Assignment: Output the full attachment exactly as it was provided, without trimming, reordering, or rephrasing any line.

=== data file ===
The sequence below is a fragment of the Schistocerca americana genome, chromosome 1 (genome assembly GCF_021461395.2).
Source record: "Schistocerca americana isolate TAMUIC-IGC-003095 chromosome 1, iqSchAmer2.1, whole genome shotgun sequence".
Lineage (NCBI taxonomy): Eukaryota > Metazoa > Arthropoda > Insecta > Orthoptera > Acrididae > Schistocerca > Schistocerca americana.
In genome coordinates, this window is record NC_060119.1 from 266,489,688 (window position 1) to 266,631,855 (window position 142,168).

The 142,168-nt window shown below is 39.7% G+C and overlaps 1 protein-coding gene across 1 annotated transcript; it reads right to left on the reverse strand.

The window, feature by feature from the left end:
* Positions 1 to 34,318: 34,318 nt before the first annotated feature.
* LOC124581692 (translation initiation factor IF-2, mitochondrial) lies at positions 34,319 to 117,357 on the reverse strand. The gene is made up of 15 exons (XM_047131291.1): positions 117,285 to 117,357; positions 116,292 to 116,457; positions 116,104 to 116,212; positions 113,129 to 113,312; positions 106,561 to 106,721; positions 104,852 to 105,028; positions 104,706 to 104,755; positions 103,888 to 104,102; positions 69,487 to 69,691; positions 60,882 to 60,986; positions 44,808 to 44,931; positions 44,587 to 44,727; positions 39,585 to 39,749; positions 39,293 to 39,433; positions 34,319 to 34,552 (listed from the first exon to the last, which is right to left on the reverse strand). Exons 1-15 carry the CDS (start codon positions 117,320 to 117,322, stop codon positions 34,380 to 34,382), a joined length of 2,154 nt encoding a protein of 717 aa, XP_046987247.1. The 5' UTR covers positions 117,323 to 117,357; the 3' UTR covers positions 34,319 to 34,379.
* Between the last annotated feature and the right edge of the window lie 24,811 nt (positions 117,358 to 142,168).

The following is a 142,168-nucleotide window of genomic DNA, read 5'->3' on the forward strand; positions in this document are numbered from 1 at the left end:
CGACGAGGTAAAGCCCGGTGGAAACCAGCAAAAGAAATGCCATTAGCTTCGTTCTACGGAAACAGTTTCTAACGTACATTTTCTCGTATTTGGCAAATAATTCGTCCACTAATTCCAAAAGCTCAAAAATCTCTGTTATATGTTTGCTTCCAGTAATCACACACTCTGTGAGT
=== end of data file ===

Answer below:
The sequence below is a fragment of the Schistocerca americana genome, chromosome 1 (genome assembly GCF_021461395.2).
Source record: "Schistocerca americana isolate TAMUIC-IGC-003095 chromosome 1, iqSchAmer2.1, whole genome shotgun sequence".
Lineage (NCBI taxonomy): Eukaryota > Metazoa > Arthropoda > Insecta > Orthoptera > Acrididae > Schistocerca > Schistocerca americana.
In genome coordinates, this window is record NC_060119.1 from 266,489,688 (window position 1) to 266,631,855 (window position 142,168).

The 142,168-nt window shown below is 39.7% G+C and overlaps 1 protein-coding gene across 1 annotated transcript; it reads right to left on the reverse strand.

The window, feature by feature from the left end:
* Positions 1 to 34,318: 34,318 nt before the first annotated feature.
* LOC124581692 (translation initiation factor IF-2, mitochondrial) lies at positions 34,319 to 117,357 on the reverse strand. The gene is made up of 15 exons (XM_047131291.1): positions 117,285 to 117,357; positions 116,292 to 116,457; positions 116,104 to 116,212; positions 113,129 to 113,312; positions 106,561 to 106,721; positions 104,852 to 105,028; positions 104,706 to 104,755; positions 103,888 to 104,102; positions 69,487 to 69,691; positions 60,882 to 60,986; positions 44,808 to 44,931; positions 44,587 to 44,727; positions 39,585 to 39,749; positions 39,293 to 39,433; positions 34,319 to 34,552 (listed from the first exon to the last, which is right to left on the reverse strand). Exons 1-15 carry the CDS (start codon positions 117,320 to 117,322, stop codon positions 34,380 to 34,382), a joined length of 2,154 nt encoding a protein of 717 aa, XP_046987247.1. The 5' UTR covers positions 117,323 to 117,357; the 3' UTR covers positions 34,319 to 34,379.
* Between the last annotated feature and the right edge of the window lie 24,811 nt (positions 117,358 to 142,168).

The following is a 142,168-nucleotide window of genomic DNA, read 5'->3' on the forward strand; positions in this document are numbered from 1 at the left end:
CGACGAGGTAAAGCCCGGTGGAAACCAGCAAAAGAAATGCCATTAGCTTCGTTCTACGGAAACAGTTTCTAACGTACATTTTCTCGTATTTGGCAAATAATTCGTCCACTAATTCCAAAAGCTCAAAAATCTCTGTTATATGTTTGCTTCCAGTAATCACACACTCTGTGAGT